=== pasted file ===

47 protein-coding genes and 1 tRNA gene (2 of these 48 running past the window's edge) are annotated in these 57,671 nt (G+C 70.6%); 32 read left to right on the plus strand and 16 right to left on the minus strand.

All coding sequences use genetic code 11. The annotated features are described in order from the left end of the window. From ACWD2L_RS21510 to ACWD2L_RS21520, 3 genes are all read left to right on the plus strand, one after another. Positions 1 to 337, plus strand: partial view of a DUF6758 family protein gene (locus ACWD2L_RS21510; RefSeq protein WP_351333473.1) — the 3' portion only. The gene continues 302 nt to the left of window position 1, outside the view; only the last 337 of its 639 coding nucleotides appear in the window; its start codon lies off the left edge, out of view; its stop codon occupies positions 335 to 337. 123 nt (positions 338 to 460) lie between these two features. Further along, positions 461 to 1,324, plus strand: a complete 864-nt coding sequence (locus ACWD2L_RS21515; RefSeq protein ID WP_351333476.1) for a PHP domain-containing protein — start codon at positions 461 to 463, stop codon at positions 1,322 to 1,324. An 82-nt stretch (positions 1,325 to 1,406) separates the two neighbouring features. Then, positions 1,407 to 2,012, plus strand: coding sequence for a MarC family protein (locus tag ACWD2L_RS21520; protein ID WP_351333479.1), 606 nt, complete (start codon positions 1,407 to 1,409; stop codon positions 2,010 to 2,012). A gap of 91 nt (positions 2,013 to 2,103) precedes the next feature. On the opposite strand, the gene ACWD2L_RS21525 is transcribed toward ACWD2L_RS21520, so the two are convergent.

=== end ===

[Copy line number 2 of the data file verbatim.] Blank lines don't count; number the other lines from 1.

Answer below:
All coding sequences use genetic code 11. The annotated features are described in order from the left end of the window. From ACWD2L_RS21510 to ACWD2L_RS21520, 3 genes are all read left to right on the plus strand, one after another. Positions 1 to 337, plus strand: partial view of a DUF6758 family protein gene (locus ACWD2L_RS21510; RefSeq protein WP_351333473.1) — the 3' portion only. The gene continues 302 nt to the left of window position 1, outside the view; only the last 337 of its 639 coding nucleotides appear in the window; its start codon lies off the left edge, out of view; its stop codon occupies positions 335 to 337. 123 nt (positions 338 to 460) lie between these two features. Further along, positions 461 to 1,324, plus strand: a complete 864-nt coding sequence (locus ACWD2L_RS21515; RefSeq protein ID WP_351333476.1) for a PHP domain-containing protein — start codon at positions 461 to 463, stop codon at positions 1,322 to 1,324. An 82-nt stretch (positions 1,325 to 1,406) separates the two neighbouring features. Then, positions 1,407 to 2,012, plus strand: coding sequence for a MarC family protein (locus tag ACWD2L_RS21520; protein ID WP_351333479.1), 606 nt, complete (start codon positions 1,407 to 1,409; stop codon positions 2,010 to 2,012). A gap of 91 nt (positions 2,013 to 2,103) precedes the next feature. On the opposite strand, the gene ACWD2L_RS21525 is transcribed toward ACWD2L_RS21520, so the two are convergent.